One fellow student at the Goldschmidt School who became notorious during the war was Stella Goldschlag, a stunning vivacious blonde, the only child of doting parents. She became one of a number of greifers, Jewish catchers for the Gestapo, hunting down and turning in “U-Boats” – the term for Jews who were in hiding. She was the most notorious greifer, nicknamed the Blonde Poison.  After the war she was tried, served her time, and then retreated to the anonymity of a location outside of Berlin. Although Wyden had escaped from Germany before the war and hadn’t personally suffered from Stella’s behavior, he remembered her well, and many years later he tracked her down and interviewed her extensively, the last time in 1991.

This informative and thoughtful book takes a close look at Berlin before and during the war, setting the scene that made Stella’s treachery possible and tracing her behavior. He wants to learn all about Stella and her activities. He conducts research in English and in his native German which includes reading trial testimony, interviewing survivors and experts, and eventually interviewing Stella. He is pre-occupied with what it means to be a collaborator and what would drive someone who is Jewish to collaborate with the Nazis. He is willing to give Stella the benefit of the doubt, positing a number of rationales for her behavior. The most important one he cites is that the Nazis manipulate Stella by telling her that if she works for them they won’t deport her parents. But this only explains how Stella falls into being a greifer. Eventually her parents are deported – she refuses for the longest time to accept that they are dead – and continues her work as a greifer right through to the end of the war. You could make an argument that through the rest of the war she is protecting herself.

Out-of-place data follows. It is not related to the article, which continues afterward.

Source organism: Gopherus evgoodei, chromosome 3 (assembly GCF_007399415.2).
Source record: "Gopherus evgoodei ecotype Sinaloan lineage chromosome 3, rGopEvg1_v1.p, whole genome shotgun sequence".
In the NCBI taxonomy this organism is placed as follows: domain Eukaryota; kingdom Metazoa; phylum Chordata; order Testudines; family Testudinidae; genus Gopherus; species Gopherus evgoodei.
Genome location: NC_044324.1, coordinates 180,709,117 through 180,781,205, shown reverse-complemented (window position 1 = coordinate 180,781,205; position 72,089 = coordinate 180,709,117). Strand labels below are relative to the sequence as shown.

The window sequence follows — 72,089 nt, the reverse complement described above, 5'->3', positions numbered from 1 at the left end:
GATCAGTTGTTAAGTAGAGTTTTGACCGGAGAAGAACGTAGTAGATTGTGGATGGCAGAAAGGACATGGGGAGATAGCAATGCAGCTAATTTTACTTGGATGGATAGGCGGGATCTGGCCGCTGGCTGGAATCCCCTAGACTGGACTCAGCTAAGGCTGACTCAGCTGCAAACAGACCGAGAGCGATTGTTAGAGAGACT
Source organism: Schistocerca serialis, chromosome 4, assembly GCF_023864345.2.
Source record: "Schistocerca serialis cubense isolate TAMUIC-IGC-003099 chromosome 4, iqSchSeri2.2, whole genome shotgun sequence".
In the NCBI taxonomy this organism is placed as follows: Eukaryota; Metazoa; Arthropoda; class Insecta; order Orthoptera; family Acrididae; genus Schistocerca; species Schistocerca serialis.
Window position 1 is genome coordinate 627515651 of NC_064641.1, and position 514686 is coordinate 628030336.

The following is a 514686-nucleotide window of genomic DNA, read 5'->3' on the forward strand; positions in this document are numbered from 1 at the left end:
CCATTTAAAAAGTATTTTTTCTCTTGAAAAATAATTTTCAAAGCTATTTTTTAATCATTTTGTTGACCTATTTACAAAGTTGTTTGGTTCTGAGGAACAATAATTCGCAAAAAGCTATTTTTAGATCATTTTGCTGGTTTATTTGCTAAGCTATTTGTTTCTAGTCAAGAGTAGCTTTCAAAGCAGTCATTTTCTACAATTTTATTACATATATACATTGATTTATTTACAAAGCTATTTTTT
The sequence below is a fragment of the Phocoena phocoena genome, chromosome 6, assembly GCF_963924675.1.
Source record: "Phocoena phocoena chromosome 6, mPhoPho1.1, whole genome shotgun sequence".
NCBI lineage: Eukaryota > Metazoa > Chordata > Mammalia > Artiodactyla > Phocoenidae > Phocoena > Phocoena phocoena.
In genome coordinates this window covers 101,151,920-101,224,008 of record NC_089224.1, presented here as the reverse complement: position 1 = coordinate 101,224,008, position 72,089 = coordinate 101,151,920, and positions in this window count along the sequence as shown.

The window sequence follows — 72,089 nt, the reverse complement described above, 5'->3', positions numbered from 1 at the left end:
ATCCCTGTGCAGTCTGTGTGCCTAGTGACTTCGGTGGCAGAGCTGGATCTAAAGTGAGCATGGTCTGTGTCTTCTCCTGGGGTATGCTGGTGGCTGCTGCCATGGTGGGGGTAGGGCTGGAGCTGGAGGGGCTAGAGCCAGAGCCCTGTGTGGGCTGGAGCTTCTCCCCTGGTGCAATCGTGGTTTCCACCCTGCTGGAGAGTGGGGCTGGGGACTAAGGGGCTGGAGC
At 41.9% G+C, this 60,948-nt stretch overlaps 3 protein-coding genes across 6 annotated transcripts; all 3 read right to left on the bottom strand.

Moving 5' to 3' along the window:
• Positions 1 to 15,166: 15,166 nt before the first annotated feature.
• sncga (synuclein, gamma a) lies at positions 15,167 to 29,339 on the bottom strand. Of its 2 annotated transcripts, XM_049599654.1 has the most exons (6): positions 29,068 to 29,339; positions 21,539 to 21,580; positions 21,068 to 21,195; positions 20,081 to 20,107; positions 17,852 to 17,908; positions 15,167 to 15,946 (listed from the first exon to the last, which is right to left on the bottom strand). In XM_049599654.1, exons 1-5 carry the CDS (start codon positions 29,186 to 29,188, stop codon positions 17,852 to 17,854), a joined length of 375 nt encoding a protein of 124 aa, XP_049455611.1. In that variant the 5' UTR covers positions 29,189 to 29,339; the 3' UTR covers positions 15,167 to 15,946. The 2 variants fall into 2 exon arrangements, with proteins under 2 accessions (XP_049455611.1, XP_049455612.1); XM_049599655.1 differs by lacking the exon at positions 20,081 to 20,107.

In fact, many of the survivors the author interviews seem far less willing to condemn Stella than the writer is. Through his discussions and reading, he demonstrates that there are many versions and potential versions of collaborating and that collaborating with the enemy is difficult to define in many cases. Were Jewish doctors collaborators who worked at the clinics in camps and ghettos and who helped decide who was too sick to recover and should be put on the next transport? What about members of the Jewish councils who were often forced to make up the deportation lists?  And what about the Jewish kapos whose job it was to enforce the rules and to keep order in the  camps and ghettos?  What about the Jews who were assigned to work in munitions factories helping the war effort? How do we make distinctions that exonerate some but condemn others?

Wyden’s book is very provocative and thoughtful about these extremely stressful life or death situations. Aside from discussing collaborators, he brings up many morally ambiguous examples of Jews just trying to stay alive. Some were able to bribe officials to get themselves out of the country, or to get their names off of deportation lists, or to get jobs that would protect them from immediate deportation. There were members of the Jewish councils who crossed names off of lists because people they knew came to plead with them and they then had to send others in their places. Some managed to get food or contraband from secret sources.

Over and over, the survivors Wyden interviewed were not willing to say that Stella should have been shot. And they reminded Wyden that because he was able to get out, he hadn’t been tested.

This book includes photos, a List of Interviewees, a Note on Sources, a Select Bibliography, and an Index.

Click here to read a posted review on this blog of Cioma Schonhaus's  memoir The Forger: